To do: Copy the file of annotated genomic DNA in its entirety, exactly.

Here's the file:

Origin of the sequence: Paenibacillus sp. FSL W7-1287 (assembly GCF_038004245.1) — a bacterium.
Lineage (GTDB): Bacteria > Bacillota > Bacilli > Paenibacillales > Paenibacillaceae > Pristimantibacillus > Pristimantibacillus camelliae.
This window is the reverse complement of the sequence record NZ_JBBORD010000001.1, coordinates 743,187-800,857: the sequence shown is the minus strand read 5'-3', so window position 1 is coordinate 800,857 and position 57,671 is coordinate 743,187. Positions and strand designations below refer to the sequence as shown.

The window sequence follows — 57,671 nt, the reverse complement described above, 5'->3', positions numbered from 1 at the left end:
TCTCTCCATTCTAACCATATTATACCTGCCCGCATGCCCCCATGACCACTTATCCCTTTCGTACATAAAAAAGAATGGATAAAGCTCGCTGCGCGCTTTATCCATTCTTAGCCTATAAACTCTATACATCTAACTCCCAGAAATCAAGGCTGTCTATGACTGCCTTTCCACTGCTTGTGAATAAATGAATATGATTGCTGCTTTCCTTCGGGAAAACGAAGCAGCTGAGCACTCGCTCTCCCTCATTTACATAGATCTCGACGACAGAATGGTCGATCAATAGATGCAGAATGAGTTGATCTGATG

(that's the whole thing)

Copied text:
Origin of the sequence: Paenibacillus sp. FSL W7-1287 (assembly GCF_038004245.1) — a bacterium.
Lineage (GTDB): Bacteria > Bacillota > Bacilli > Paenibacillales > Paenibacillaceae > Pristimantibacillus > Pristimantibacillus camelliae.
This window is the reverse complement of the sequence record NZ_JBBORD010000001.1, coordinates 743,187-800,857: the sequence shown is the minus strand read 5'-3', so window position 1 is coordinate 800,857 and position 57,671 is coordinate 743,187. Positions and strand designations below refer to the sequence as shown.

The window sequence follows — 57,671 nt, the reverse complement described above, 5'->3', positions numbered from 1 at the left end:
TCTCTCCATTCTAACCATATTATACCTGCCCGCATGCCCCCATGACCACTTATCCCTTTCGTACATAAAAAAGAATGGATAAAGCTCGCTGCGCGCTTTATCCATTCTTAGCCTATAAACTCTATACATCTAACTCCCAGAAATCAAGGCTGTCTATGACTGCCTTTCCACTGCTTGTGAATAAATGAATATGATTGCTGCTTTCCTTCGGGAAAACGAAGCAGCTGAGCACTCGCTCTCCCTCATTTACATAGATCTCGACGACAGAATGGTCGATCAATAGATGCAGAATGAGTTGATCTGATG